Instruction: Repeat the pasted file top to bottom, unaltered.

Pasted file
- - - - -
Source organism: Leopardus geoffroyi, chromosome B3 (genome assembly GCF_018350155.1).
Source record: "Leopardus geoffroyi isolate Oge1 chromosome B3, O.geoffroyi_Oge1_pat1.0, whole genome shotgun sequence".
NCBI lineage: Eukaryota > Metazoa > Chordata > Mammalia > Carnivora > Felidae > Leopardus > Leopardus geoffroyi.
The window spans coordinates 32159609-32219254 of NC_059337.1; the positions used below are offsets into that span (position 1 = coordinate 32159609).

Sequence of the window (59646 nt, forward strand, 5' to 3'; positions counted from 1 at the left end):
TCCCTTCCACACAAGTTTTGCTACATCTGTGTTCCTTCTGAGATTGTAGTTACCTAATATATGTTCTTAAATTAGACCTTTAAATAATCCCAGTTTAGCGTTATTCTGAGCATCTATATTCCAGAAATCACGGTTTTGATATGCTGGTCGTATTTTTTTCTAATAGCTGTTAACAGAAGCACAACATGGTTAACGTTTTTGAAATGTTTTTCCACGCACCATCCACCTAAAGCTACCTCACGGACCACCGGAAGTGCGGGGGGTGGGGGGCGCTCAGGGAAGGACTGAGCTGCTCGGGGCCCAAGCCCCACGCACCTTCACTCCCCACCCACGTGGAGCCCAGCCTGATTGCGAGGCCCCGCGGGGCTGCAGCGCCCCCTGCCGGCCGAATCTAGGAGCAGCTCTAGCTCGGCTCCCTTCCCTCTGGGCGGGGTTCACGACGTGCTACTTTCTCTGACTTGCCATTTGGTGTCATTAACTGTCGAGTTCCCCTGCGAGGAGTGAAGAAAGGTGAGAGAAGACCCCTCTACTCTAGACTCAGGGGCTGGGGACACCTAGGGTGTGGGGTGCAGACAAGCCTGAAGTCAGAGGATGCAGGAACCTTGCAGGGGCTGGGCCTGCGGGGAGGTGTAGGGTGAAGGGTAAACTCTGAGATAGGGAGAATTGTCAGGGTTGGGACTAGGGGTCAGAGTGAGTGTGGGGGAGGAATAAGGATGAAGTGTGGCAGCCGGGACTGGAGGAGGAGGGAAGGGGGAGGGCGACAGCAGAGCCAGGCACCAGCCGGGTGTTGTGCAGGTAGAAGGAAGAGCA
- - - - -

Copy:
Source organism: Leopardus geoffroyi, chromosome B3 (genome assembly GCF_018350155.1).
Source record: "Leopardus geoffroyi isolate Oge1 chromosome B3, O.geoffroyi_Oge1_pat1.0, whole genome shotgun sequence".
NCBI lineage: Eukaryota > Metazoa > Chordata > Mammalia > Carnivora > Felidae > Leopardus > Leopardus geoffroyi.
The window spans coordinates 32159609-32219254 of NC_059337.1; the positions used below are offsets into that span (position 1 = coordinate 32159609).

Sequence of the window (59646 nt, forward strand, 5' to 3'; positions counted from 1 at the left end):
TCCCTTCCACACAAGTTTTGCTACATCTGTGTTCCTTCTGAGATTGTAGTTACCTAATATATGTTCTTAAATTAGACCTTTAAATAATCCCAGTTTAGCGTTATTCTGAGCATCTATATTCCAGAAATCACGGTTTTGATATGCTGGTCGTATTTTTTTCTAATAGCTGTTAACAGAAGCACAACATGGTTAACGTTTTTGAAATGTTTTTCCACGCACCATCCACCTAAAGCTACCTCACGGACCACCGGAAGTGCGGGGGGTGGGGGGCGCTCAGGGAAGGACTGAGCTGCTCGGGGCCCAAGCCCCACGCACCTTCACTCCCCACCCACGTGGAGCCCAGCCTGATTGCGAGGCCCCGCGGGGCTGCAGCGCCCCCTGCCGGCCGAATCTAGGAGCAGCTCTAGCTCGGCTCCCTTCCCTCTGGGCGGGGTTCACGACGTGCTACTTTCTCTGACTTGCCATTTGGTGTCATTAACTGTCGAGTTCCCCTGCGAGGAGTGAAGAAAGGTGAGAGAAGACCCCTCTACTCTAGACTCAGGGGCTGGGGACACCTAGGGTGTGGGGTGCAGACAAGCCTGAAGTCAGAGGATGCAGGAACCTTGCAGGGGCTGGGCCTGCGGGGAGGTGTAGGGTGAAGGGTAAACTCTGAGATAGGGAGAATTGTCAGGGTTGGGACTAGGGGTCAGAGTGAGTGTGGGGGAGGAATAAGGATGAAGTGTGGCAGCCGGGACTGGAGGAGGAGGGAAGGGGGAGGGCGACAGCAGAGCCAGGCACCAGCCGGGTGTTGTGCAGGTAGAAGGAAGAGCA